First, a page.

Chronicles From the City Founding of Livius Titus, Book I

Chapter 47

At the instigation of Tullia, Tarquinius seizes the throne.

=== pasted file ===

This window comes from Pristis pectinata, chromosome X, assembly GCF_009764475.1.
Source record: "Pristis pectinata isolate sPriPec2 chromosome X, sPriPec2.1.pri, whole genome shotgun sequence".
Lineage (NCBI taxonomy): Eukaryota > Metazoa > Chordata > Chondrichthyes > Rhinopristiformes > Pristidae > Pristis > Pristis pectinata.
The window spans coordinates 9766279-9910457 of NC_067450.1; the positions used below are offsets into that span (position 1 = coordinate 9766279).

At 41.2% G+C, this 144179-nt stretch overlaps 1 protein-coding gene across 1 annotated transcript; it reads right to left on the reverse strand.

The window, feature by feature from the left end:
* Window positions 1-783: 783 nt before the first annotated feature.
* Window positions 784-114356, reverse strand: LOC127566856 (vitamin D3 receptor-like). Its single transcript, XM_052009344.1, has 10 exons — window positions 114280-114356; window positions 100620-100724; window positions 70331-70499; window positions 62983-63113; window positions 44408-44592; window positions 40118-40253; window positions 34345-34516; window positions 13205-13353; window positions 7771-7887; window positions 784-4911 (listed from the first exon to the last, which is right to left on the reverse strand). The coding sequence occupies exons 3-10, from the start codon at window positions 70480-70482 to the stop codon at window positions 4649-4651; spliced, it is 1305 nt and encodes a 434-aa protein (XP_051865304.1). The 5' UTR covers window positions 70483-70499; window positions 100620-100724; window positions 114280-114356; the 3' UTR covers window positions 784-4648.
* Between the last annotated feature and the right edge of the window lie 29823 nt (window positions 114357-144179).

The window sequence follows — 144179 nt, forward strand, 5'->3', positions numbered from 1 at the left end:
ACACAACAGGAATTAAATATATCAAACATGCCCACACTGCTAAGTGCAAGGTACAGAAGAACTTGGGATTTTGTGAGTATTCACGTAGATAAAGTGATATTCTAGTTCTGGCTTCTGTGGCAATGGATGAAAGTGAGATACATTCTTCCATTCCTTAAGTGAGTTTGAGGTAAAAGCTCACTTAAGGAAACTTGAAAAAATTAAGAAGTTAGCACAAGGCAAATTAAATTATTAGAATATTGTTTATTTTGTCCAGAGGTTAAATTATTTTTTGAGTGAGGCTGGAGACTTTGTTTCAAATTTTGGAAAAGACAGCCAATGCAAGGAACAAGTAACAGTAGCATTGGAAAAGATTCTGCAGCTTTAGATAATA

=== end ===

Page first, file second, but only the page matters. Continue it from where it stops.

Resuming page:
When, day by day, the old age of Tullius truly approached with increasing troubles, the throne also began to be troubled ; for already the woman looked from one crime to the next. And neither by night nor during the day did she permit her husband to rest, so that the past parricides would not be gratuitous : she had not wanted him so she might be said to have been married, nor silently to be a slave with him ; she wanted someone who considered himself worthy of the throne, who remembered that he was the son of Priscus Tarquinius, who preferred to have rather than to hope for the throne. “If you are he to whom I thought I was married, I call you husband and king ; if, however, you are lesser, then the matter has been changed for the worse because, there, there is a crime with cowardice. Were you not prepared for action? Not for you from Corinth nor from Tarquinium, as for your father, is there any need to strive for foreign thrones. The divine penates of your fatherland, and the likeness of your father, and the royal house, and the chair of state in the regal house and the name of the Tarquinii appoint and name you king. Or if there is a poverty of courage for these things, why do you cheat the state? Why do you allow yourself to be looked upon as a royal young man? Retire hence to Tarquinium or Corinth ; sink back to your stock, more similar to your brother than your father.” By upbraiding him with these and other taunts, she works on the youth, and she herself is unable to rest, for since Tanaquil, a foreign woman, had been able to devise so much in spirit such that two continuous thrones had been given to a man and to his succeeding son-in-law, if she did not herself give rise to royal lineage, then she would have no weight in giving and taking away the throne. Tarquinius, incited by these womanly furies, went around and much solicited the fathers of the lesser tribes ; he reminded them of his father’s beneficence and on his behalf, sought it back again ; he drew young men to himself with gifts ; with promised largesse from him, he increased his power in all places by accusations to the king. Finally when it seemed time that the matter was done, he burst into the forum thronged by a band of armed men. Once everyone there was overwhelmed by terror, sitting in the royal seat before the senate-house, he bid that the fathers be summoned to the senate-house by a herald to Tarqinius as king. They came together at once, some already prepared for this, others in fear, lest they be in harm should they not come, bewildered by the novelty and marvel, they reckoned that it was all over concerning Servius. There Tarquinius began to weave maledictions from the most distant ancestor ; that he was a slave born of a slave after the unworthy death of his own parent, and not by interregnum, as had been done from the beginning, not by holding an assembly, not through the suffrage of the people, not by ancestral origins, he occupied the throne as the gift of a woman. Thus born, thus appointed king, patron of the lowest kinds of men, from which he himself arose, due to a foreigner’s hatred, he had taken land from the earlier, more honourable men and alloted it to the worst rabble ; all the burdens which were once shared, he transferred to the foremost citizens ; he instituted the census so that the good fortune of the more opulent men might be a mark for jealousy, and thus prepared, where he wished, he bestowed lavishly to the neediest.

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